Mike McMahon AUSD
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Source:Center on Reinventing Public Education - Buried Treasure(A 82 page PDF file)


Developing a Management Guide From Mountains of School Data

January 2005

Executive Summary

This report provides a practical discussion of what is required to develop a school district “management guide,” along with an actual guide built on evidence-based indicators. It begins with an imaginary discussion at Rebel Valley School District, during which a new superintendent leads his board through the guide.

Indicators are discrete pieces of information, like water temperature or the Dow Jones Average, designed to alert leaders and members of the public about what is going on in large, complex systems. They provide warnings and hints about how well complex systems are functioning. They are, therefore, capable of alerting leaders to potential problems. Although they can help identify problems, they cannot provide solutions.

To be effective, indicators need to be very powerful in terms of the quality of data, the utility of the information they provide, and their ability to communicate something important and meaningful.

The seven indicators of interest in the management system described in this report are:

  • Achievement (reading and mathematics)
  • Elimination of the achievement gap
  • Student attraction (school ability to attract students)
  • Student engagement with the school
  • Student retention/completion
  • Teacher attraction and retention
  • Funding equity

Several implications flow from the analysis contained in this report:

Less may be more. School systems are now awash in data and information. The human capacity to absorb information is of necessity limited. Indicator systems should respect that reality.

The principles of parsimony and power should be respected. The temptation to develop 17 indicators, or even 127 different pieces of information capable of satisfying everyone with a question about anything in every individual school, must be avoided The key to success will lie in parsimoniously selecting a few indicators and judging them against the standards of data, proxy, and communications power.

Current status data is necessary but not sufficient. Without a perspective grounded over time, the public may be confused by year-to-year pronouncements about how well (or poorly) things are going.

Smart use of data holds the potential of dramatically altering the tone and quality of board-superintendent relationships. Data sets that identify problems and promise to “get at” real issues on a school-byschool basis offer district leaders what all of them want—the opportunity to target scarce resources where they can do the most good.

Targeting resources where they can do the most good requires better funding indicators. If district leaders genuinely seek strategic use of limited resources, it is essential that they stop “resourcing” schools and start thinking about the real dollar amounts spent in each of them.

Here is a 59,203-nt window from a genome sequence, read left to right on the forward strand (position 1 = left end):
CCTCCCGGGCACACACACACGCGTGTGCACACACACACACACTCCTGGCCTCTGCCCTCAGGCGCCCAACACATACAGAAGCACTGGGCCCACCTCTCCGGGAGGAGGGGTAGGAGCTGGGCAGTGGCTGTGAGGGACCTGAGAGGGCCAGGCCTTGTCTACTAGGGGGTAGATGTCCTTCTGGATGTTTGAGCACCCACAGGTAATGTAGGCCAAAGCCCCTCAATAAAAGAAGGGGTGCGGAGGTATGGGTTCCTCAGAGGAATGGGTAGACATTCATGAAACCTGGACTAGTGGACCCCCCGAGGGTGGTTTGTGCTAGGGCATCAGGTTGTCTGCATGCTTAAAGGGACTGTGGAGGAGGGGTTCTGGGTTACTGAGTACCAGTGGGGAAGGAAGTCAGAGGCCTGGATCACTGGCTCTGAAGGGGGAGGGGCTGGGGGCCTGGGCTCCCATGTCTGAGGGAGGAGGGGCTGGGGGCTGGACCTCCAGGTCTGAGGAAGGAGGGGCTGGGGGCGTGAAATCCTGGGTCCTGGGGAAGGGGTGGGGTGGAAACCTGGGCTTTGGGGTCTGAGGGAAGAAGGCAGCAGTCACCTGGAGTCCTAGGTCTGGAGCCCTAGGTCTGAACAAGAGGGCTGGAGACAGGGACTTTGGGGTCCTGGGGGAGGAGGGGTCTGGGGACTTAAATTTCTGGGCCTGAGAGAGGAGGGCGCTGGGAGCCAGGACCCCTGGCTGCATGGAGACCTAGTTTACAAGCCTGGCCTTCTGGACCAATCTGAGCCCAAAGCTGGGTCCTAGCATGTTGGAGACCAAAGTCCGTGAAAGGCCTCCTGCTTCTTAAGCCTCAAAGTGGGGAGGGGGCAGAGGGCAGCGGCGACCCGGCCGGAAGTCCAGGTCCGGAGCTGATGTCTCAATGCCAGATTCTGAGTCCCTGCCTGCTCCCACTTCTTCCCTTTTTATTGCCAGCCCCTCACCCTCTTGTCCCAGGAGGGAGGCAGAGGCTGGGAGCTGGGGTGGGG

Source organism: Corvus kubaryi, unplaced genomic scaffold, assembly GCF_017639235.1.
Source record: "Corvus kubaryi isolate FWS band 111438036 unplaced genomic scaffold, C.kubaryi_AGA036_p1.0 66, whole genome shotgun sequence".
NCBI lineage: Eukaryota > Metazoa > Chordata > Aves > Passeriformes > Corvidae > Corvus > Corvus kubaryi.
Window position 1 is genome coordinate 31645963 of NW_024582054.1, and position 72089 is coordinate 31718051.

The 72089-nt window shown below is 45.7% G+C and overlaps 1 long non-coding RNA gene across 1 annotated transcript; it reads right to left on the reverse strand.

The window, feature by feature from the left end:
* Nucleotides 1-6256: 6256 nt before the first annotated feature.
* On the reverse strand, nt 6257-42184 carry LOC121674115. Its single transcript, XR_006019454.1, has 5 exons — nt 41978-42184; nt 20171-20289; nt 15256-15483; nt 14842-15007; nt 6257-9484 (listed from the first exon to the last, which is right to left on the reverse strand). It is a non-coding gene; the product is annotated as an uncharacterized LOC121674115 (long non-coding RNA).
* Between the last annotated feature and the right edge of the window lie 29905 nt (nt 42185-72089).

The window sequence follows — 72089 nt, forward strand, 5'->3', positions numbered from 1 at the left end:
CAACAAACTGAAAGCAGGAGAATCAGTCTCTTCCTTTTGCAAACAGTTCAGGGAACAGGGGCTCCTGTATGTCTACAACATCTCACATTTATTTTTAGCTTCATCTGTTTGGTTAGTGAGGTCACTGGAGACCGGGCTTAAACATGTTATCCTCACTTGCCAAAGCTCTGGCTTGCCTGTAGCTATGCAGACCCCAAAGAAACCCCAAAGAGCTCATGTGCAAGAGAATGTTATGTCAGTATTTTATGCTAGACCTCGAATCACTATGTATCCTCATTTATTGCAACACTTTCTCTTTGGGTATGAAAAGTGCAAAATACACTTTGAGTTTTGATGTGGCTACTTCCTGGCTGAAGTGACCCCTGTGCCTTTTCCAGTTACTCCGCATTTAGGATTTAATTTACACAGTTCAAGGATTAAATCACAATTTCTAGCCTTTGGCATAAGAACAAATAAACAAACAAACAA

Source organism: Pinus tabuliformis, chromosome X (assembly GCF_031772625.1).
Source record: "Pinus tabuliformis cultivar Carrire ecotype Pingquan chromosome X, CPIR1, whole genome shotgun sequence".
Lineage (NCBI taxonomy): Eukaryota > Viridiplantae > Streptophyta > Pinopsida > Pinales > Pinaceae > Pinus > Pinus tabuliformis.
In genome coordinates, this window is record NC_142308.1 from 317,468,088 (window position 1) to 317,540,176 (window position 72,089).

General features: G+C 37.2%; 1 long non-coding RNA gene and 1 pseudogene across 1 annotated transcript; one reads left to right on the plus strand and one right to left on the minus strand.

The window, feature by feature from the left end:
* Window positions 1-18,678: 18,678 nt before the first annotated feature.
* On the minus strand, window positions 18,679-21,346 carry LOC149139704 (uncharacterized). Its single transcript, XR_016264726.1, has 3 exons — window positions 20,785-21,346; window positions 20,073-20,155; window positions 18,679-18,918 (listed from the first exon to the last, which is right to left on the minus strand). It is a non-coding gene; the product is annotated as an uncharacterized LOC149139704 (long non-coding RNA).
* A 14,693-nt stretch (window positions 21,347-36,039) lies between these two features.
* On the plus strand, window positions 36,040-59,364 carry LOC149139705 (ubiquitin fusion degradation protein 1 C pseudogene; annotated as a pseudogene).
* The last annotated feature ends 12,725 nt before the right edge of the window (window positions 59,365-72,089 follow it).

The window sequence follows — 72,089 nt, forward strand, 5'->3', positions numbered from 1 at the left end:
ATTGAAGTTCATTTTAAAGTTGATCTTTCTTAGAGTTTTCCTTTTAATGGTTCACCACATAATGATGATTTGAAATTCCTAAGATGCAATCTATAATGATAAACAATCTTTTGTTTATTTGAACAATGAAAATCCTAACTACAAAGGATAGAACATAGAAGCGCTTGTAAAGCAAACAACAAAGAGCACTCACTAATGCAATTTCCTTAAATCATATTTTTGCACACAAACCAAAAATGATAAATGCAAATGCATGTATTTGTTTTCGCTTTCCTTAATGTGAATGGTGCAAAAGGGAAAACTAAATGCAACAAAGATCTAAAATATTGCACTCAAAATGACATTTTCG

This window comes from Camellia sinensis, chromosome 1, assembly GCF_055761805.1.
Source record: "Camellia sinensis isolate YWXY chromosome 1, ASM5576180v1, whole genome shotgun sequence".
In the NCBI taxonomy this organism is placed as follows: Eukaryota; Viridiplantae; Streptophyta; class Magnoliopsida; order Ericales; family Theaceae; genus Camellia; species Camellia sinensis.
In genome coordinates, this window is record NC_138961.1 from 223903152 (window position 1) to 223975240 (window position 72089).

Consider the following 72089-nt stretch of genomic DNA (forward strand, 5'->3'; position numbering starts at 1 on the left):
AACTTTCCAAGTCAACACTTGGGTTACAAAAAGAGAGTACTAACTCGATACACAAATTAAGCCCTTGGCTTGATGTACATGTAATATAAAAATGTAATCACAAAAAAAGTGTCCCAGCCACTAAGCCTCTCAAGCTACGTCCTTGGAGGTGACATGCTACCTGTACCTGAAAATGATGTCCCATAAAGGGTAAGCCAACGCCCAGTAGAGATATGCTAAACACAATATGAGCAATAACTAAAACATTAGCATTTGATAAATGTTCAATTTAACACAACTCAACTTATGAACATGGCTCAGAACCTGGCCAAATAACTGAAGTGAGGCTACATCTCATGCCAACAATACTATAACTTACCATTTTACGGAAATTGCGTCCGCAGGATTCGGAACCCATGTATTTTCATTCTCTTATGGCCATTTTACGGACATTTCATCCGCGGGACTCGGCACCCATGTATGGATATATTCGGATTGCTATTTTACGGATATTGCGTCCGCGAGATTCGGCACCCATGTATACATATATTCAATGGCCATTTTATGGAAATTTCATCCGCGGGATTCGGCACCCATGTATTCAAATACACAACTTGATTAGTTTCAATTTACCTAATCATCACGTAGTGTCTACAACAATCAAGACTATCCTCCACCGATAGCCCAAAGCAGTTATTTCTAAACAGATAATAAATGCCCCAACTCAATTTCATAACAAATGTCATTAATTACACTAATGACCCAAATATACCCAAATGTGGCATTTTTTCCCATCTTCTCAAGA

Currently, teacher attraction and retention are the best proxies we have for teacher effectiveness. Reliable indicators on teacher and principal quality are hard to come by. The lack of such indicators greatly hampers our ability to measure the impact of teachers and principals in any given school.

The seven school-level indicators discussed in this paper are a solid jumping off point for any district. Although these indicators are well grounded in research and experience, each district will have to decide for itself the extent to which any (or all) of these seven measures fit its particular needs and circumstances.

Professional development and technical assistance will be required. In recent years, leadership sophistication about data usage has increased dramatically. Still, effective use of data as a management tool will undoubtedly require additional professional development or technical assistance.

State leaders have a significant role to play. The role of state leaders becomes the role of leadership everywhere: pointing people in the right direction, providing political cover, and helping districts move along.

In many ways, indicator development moves beyond bottom-line assessment systems to encourage new ways of thinking about accountability, while doing the right thing and taking the time to do it right. The work outlined in this report suggests that educators and leaders can find a better way, and then provides a concrete example of how this might be done.


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Last modified: February 23, 2005

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